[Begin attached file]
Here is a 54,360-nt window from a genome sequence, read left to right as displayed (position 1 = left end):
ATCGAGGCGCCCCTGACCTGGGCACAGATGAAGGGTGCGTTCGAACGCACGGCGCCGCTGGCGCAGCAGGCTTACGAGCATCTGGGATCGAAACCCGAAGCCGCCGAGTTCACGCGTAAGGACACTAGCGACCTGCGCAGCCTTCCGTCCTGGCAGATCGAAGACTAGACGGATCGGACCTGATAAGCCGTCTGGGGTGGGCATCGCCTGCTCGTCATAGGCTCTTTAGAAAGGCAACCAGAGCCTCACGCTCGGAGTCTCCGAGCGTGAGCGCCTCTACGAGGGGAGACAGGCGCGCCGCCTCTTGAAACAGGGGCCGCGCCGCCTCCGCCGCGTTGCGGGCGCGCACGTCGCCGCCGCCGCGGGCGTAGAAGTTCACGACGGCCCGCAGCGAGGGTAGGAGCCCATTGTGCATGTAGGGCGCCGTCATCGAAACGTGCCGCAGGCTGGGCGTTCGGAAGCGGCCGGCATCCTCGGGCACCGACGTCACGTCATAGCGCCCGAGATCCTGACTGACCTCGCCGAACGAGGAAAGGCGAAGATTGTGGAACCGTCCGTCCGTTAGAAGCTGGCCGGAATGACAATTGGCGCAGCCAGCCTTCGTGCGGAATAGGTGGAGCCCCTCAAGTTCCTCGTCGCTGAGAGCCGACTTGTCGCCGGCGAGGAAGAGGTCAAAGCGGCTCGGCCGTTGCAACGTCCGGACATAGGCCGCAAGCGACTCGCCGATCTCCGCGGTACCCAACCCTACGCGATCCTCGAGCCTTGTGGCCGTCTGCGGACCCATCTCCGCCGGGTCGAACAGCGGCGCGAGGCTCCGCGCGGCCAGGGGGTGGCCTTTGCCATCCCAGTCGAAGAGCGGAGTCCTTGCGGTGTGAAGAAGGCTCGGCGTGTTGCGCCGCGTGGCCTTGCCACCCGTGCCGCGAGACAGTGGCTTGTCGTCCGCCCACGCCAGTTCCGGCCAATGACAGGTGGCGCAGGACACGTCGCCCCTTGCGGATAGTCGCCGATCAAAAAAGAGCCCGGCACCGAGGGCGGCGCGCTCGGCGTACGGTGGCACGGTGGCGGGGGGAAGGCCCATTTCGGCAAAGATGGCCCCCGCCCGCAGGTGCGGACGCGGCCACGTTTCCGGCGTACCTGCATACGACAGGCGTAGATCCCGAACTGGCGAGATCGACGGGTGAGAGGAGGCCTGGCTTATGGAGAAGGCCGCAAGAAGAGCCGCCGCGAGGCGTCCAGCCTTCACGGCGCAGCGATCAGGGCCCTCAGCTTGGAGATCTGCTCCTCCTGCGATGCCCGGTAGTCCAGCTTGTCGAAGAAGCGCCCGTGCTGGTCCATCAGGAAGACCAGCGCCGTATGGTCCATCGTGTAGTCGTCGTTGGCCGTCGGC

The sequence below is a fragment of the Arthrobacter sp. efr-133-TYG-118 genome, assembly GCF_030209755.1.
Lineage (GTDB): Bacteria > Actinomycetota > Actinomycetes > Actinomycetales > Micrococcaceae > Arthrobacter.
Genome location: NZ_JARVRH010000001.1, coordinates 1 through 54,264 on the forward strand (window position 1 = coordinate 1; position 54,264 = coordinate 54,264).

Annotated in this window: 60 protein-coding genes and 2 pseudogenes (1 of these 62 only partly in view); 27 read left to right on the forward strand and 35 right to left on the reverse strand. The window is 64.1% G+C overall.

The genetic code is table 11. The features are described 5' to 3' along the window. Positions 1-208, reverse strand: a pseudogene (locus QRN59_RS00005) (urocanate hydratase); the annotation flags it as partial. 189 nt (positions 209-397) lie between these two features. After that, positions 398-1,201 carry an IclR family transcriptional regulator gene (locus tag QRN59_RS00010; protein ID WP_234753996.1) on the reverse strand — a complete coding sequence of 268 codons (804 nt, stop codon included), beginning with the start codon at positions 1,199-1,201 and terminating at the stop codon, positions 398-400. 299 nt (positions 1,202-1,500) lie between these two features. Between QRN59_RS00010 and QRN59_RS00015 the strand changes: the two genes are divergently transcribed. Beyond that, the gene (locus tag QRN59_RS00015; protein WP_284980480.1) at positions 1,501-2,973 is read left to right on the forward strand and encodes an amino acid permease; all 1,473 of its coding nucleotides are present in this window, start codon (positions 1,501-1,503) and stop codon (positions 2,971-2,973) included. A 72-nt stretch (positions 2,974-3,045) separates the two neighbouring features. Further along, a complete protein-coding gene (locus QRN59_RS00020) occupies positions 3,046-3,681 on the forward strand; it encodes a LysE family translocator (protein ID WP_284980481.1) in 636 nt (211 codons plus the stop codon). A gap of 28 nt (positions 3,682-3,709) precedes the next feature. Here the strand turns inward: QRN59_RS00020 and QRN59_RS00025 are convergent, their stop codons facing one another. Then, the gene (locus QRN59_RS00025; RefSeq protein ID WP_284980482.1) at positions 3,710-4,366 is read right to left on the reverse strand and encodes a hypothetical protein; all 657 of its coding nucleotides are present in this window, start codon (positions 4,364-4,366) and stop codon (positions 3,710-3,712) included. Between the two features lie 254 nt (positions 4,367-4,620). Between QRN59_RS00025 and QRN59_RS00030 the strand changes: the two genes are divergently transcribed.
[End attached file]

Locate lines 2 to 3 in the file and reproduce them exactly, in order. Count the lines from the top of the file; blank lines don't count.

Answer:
ATCGAGGCGCCCCTGACCTGGGCACAGATGAAGGGTGCGTTCGAACGCACGGCGCCGCTGGCGCAGCAGGCTTACGAGCATCTGGGATCGAAACCCGAAGCCGCCGAGTTCACGCGTAAGGACACTAGCGACCTGCGCAGCCTTCCGTCCTGGCAGATCGAAGACTAGACGGATCGGACCTGATAAGCCGTCTGGGGTGGGCATCGCCTGCTCGTCATAGGCTCTTTAGAAAGGCAACCAGAGCCTCACGCTCGGAGTCTCCGAGCGTGAGCGCCTCTACGAGGGGAGACAGGCGCGCCGCCTCTTGAAACAGGGGCCGCGCCGCCTCCGCCGCGTTGCGGGCGCGCACGTCGCCGCCGCCGCGGGCGTAGAAGTTCACGACGGCCCGCAGCGAGGGTAGGAGCCCATTGTGCATGTAGGGCGCCGTCATCGAAACGTGCCGCAGGCTGGGCGTTCGGAAGCGGCCGGCATCCTCGGGCACCGACGTCACGTCATAGCGCCCGAGATCCTGACTGACCTCGCCGAACGAGGAAAGGCGAAGATTGTGGAACCGTCCGTCCGTTAGAAGCTGGCCGGAATGACAATTGGCGCAGCCAGCCTTCGTGCGGAATAGGTGGAGCCCCTCAAGTTCCTCGTCGCTGAGAGCCGACTTGTCGCCGGCGAGGAAGAGGTCAAAGCGGCTCGGCCGTTGCAACGTCCGGACATAGGCCGCAAGCGACTCGCCGATCTCCGCGGTACCCAACCCTACGCGATCCTCGAGCCTTGTGGCCGTCTGCGGACCCATCTCCGCCGGGTCGAACAGCGGCGCGAGGCTCCGCGCGGCCAGGGGGTGGCCTTTGCCATCCCAGTCGAAGAGCGGAGTCCTTGCGGTGTGAAGAAGGCTCGGCGTGTTGCGCCGCGTGGCCTTGCCACCCGTGCCGCGAGACAGTGGCTTGTCGTCCGCCCACGCCAGTTCCGGCCAATGACAGGTGGCGCAGGACACGTCGCCCCTTGCGGATAGTCGCCGATCAAAAAAGAGCCCGGCACCGAGGGCGGCGCGCTCGGCGTACGGTGGCACGGTGGCGGGGGGAAGGCCCATTTCGGCAAAGATGGCCCCCGCCCGCAGGTGCGGACGCGGCCACGTTTCCGGCGTACCTGCATACGACAGGCGTAGATCCCGAACTGGCGAGATCGACGGGTGAGAGGAGGCCTGGCTTATGGAGAAGGCCGCAAGAAGAGCCGCCGCGAGGCGTCCAGCCTTCACGGCGCAGCGATCAGGGCCCTCAGCTTGGAGATCTGCTCCTCCTGCGATGCCCGGTAGTCCAGCTTGTCGAAGAAGCGCCCGTGCTGGTCCATCAGGAAGACCAGCGCCGTATGGTCCATCGTGTAGTCGTCGTTGGCCGTCGGC

The sequence below is a fragment of the Arthrobacter sp. efr-133-TYG-118 genome, assembly GCF_030209755.1.